A Schoolmarm on the Run

by | Apr 2, 2024 | Cooperton Brides Series, The Carpenter's Schoolmarm | 0 comments

I’m excited to introduce you to the heroine of my current work in progress, The Carpenter’s Schoolmarm, the first book in the Brides of Cooperton, Kansas series. You can check out the setting and meet the hero and villain of this story by clicking on the links below. 

Setting for The Carpenter’s Schoolmarm

Michael Brooks-Carpenter

 Oliver Davis-Lawyer

This is Samantha Baxter, a schoolmarm on the run from her abusive fiancé. She finds a safe haven in the small town of Cooperton, Kansas where she starts to build a new life. Things are going well until a handsome carpenter arrives back in town and begins to stir feelings she can’t return. 

The image below is what I envision Samantha to look like. When scouring on Pinterest, I came across this photo and knew immediately this was my schoolmarm. 


I thought I would list some of the rules a schoolmarm were asked to follow. Now these are not set rules that every state or even county followed. The discretion usually came down to the schoolboard. Here are just a few of the rules I came across while researching schoolmarms in 19th century America.

1). Each morning the teacher will bring a bucket of water and a scuttle of coal for the day’s session.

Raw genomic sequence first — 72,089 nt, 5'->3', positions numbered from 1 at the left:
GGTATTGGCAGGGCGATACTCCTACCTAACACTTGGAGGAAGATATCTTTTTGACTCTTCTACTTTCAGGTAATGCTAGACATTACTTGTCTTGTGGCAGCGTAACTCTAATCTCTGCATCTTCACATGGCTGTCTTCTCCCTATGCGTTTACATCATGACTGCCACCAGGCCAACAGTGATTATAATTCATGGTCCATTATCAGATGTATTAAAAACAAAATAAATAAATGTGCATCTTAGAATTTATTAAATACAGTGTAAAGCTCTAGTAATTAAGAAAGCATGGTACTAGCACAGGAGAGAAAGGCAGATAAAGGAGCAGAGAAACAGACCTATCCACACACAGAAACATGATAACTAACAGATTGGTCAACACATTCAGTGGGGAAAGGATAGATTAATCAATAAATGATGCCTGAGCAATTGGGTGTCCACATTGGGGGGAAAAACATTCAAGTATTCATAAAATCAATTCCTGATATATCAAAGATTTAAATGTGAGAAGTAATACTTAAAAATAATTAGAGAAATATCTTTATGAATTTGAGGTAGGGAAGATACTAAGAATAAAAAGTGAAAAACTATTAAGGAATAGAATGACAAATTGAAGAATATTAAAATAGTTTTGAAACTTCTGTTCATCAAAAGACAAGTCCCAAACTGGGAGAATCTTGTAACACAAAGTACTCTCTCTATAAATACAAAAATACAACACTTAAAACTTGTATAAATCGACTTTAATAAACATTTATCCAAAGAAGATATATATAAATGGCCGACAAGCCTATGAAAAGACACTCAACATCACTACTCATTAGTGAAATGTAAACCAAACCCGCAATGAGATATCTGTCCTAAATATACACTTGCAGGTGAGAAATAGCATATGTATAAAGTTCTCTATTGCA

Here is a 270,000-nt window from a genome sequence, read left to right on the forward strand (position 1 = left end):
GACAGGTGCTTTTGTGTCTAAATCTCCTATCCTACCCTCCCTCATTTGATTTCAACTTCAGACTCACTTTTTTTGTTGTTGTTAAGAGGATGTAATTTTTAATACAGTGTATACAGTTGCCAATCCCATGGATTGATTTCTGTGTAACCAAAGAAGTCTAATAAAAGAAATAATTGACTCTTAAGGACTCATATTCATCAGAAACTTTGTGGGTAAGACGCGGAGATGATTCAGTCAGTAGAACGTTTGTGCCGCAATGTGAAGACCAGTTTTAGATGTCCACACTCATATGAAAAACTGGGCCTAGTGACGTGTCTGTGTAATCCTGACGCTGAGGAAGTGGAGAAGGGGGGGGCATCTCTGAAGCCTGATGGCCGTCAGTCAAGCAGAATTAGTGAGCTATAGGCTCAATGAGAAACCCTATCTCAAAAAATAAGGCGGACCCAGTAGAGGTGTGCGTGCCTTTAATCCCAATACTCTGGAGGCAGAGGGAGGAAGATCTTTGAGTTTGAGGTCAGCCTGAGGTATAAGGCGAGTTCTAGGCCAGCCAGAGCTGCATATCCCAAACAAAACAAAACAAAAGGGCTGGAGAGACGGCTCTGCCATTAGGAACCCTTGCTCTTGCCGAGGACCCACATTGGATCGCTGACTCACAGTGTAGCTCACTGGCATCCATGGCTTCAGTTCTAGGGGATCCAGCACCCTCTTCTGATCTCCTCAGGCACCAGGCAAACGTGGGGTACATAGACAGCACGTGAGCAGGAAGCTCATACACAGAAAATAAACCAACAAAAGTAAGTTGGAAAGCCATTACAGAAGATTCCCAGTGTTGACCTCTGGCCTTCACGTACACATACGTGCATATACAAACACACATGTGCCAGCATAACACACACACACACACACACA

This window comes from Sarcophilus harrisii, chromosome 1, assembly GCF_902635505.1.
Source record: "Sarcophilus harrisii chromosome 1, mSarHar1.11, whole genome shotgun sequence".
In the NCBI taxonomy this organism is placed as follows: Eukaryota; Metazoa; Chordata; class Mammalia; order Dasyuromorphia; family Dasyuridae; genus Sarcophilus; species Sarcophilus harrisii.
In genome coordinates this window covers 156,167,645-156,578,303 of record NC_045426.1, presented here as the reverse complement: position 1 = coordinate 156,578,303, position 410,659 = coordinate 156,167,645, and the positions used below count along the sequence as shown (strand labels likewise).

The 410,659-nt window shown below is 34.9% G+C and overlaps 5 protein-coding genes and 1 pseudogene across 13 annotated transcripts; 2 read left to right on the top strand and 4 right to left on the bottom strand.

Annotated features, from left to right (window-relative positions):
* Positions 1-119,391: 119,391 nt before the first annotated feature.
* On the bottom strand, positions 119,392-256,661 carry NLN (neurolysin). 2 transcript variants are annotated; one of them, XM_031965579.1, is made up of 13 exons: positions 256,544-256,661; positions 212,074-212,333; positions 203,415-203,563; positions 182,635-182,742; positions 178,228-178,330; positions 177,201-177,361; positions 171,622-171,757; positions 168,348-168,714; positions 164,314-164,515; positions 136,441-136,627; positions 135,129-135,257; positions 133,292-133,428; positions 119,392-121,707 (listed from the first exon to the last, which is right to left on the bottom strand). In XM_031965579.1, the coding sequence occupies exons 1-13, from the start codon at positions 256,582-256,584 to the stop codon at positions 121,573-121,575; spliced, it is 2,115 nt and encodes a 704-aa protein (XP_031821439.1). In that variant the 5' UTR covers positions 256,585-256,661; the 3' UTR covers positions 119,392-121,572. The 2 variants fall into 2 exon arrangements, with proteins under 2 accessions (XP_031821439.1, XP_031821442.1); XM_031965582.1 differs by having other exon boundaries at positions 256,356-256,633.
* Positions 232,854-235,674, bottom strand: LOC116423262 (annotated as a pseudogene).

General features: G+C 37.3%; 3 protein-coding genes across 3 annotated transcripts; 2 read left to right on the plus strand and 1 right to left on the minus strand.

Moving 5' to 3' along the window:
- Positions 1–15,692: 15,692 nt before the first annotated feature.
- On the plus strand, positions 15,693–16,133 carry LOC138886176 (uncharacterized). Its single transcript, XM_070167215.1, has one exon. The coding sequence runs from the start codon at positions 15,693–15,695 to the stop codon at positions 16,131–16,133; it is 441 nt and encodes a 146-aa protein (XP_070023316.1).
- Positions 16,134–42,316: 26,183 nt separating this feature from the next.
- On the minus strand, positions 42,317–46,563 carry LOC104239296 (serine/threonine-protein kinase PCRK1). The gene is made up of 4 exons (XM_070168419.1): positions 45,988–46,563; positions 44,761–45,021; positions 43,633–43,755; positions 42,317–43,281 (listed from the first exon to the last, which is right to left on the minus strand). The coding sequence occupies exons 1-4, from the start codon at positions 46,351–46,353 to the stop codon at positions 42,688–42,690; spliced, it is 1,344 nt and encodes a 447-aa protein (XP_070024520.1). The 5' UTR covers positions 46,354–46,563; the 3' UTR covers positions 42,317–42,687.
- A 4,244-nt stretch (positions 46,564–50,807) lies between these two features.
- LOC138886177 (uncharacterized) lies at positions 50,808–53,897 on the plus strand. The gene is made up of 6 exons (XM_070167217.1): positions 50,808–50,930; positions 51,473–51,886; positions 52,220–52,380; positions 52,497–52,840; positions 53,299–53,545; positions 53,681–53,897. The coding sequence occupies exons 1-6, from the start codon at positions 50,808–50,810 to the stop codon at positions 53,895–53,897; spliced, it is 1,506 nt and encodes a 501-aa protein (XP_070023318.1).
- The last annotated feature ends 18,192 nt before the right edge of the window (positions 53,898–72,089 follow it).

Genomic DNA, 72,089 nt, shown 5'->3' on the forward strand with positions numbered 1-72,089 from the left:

2). Men teachers may take one evening each week for courting, or two evenings a week if they go to church on a regular basis.

3). Female teachers who marry or engage in unseemly conduct will be dismissed.

4). Any teacher who smokes, uses liquor in any form, frequents public halls or gets shaved in a barber shop will give good reason to suspect his worth, intention, integrity, and honesty.

5). Any male or female wanting to become a teacher must pass a teacher’s examination.

6). Female teachers may ride in a buggy with a man, if the man is her father or brother. (I can tell you, Samantha definitely did not follow this rule 😉)

Most teachers were not paid that well and usually relied on the generosity of the community for lodging and food.

I hope you enjoyed learning a little more about Samantha and the schoolmarms who helped shape the American West. 


Submit a Comment

Your email address will not be published. Required fields are marked *